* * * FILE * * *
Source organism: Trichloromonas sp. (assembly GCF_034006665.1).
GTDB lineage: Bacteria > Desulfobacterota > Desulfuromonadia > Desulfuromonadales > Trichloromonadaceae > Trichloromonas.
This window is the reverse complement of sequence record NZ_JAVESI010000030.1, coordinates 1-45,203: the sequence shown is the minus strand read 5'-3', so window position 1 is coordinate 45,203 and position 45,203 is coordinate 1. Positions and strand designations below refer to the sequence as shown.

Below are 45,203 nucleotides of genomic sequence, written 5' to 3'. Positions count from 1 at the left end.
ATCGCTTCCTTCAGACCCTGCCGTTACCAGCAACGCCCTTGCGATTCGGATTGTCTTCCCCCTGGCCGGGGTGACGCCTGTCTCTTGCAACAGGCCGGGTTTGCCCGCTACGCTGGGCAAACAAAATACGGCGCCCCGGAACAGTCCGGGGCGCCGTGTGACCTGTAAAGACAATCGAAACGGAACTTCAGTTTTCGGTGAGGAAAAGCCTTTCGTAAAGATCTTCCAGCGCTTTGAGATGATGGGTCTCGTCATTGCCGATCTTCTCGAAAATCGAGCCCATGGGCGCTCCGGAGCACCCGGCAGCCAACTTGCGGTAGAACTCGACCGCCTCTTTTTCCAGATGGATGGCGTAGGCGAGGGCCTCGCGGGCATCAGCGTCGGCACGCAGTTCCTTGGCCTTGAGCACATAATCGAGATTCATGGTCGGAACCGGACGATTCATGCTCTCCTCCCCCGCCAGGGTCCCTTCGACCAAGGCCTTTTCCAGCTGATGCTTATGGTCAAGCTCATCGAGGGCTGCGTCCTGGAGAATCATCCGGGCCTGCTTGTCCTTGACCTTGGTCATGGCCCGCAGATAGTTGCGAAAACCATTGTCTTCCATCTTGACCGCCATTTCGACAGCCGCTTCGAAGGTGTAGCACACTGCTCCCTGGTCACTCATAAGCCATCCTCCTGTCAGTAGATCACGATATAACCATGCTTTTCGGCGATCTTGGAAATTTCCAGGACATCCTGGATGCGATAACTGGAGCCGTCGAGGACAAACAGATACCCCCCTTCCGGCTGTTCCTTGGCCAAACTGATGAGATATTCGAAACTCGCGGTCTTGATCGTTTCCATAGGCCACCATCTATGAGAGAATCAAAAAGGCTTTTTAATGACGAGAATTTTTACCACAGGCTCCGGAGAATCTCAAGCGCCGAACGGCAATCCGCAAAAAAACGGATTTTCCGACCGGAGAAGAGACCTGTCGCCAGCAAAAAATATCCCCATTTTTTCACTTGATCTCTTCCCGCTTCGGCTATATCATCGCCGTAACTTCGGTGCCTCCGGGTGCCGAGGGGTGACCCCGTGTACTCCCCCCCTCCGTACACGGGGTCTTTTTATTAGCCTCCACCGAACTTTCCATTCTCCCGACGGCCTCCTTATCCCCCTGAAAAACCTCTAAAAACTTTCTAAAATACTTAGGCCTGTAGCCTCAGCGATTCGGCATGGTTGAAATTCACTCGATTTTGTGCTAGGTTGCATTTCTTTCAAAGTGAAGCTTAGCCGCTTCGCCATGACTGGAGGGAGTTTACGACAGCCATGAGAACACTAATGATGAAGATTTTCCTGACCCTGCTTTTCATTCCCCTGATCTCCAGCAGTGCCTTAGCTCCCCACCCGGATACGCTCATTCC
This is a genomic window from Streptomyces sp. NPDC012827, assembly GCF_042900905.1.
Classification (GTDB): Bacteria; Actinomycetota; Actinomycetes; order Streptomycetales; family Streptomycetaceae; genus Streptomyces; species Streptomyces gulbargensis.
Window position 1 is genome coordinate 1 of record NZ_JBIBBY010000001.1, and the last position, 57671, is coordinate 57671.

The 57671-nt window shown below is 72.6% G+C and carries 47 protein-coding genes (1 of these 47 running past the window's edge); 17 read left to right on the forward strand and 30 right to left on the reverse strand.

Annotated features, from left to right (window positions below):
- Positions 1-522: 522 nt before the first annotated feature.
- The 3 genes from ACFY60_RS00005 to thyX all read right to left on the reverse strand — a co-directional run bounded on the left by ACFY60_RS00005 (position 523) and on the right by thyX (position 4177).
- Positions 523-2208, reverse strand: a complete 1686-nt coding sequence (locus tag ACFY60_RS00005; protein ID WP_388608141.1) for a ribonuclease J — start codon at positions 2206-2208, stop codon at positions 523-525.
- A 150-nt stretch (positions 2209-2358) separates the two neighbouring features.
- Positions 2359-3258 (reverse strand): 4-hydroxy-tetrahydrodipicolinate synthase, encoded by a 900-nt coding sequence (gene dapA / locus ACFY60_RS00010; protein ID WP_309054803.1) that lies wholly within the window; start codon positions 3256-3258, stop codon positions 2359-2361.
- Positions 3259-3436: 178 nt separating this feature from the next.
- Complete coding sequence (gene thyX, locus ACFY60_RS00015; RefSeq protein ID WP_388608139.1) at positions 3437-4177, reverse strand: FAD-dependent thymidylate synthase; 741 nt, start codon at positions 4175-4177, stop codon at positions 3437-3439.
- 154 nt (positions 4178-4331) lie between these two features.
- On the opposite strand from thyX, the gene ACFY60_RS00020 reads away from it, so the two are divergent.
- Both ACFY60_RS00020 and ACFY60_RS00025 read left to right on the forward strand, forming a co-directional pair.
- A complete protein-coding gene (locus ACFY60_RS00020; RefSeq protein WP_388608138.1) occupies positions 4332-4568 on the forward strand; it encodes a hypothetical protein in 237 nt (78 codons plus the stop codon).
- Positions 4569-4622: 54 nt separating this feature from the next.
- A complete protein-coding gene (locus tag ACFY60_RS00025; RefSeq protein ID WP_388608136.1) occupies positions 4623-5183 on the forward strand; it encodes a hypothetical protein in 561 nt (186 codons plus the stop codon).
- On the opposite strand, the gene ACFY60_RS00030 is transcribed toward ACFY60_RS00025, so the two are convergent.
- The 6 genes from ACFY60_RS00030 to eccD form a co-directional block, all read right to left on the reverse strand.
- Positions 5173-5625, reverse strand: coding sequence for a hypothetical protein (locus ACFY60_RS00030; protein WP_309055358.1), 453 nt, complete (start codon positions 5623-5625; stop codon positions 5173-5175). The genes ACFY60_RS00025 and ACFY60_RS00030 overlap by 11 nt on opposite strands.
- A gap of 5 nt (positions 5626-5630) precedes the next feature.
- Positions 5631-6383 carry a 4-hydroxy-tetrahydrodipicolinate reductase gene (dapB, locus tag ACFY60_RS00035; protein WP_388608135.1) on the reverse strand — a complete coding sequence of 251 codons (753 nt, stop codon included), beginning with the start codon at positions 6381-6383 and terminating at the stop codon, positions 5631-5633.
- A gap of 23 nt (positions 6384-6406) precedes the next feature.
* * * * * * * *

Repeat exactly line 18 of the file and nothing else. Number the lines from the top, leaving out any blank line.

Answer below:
- 154 nt (positions 4178-4331) lie between these two features.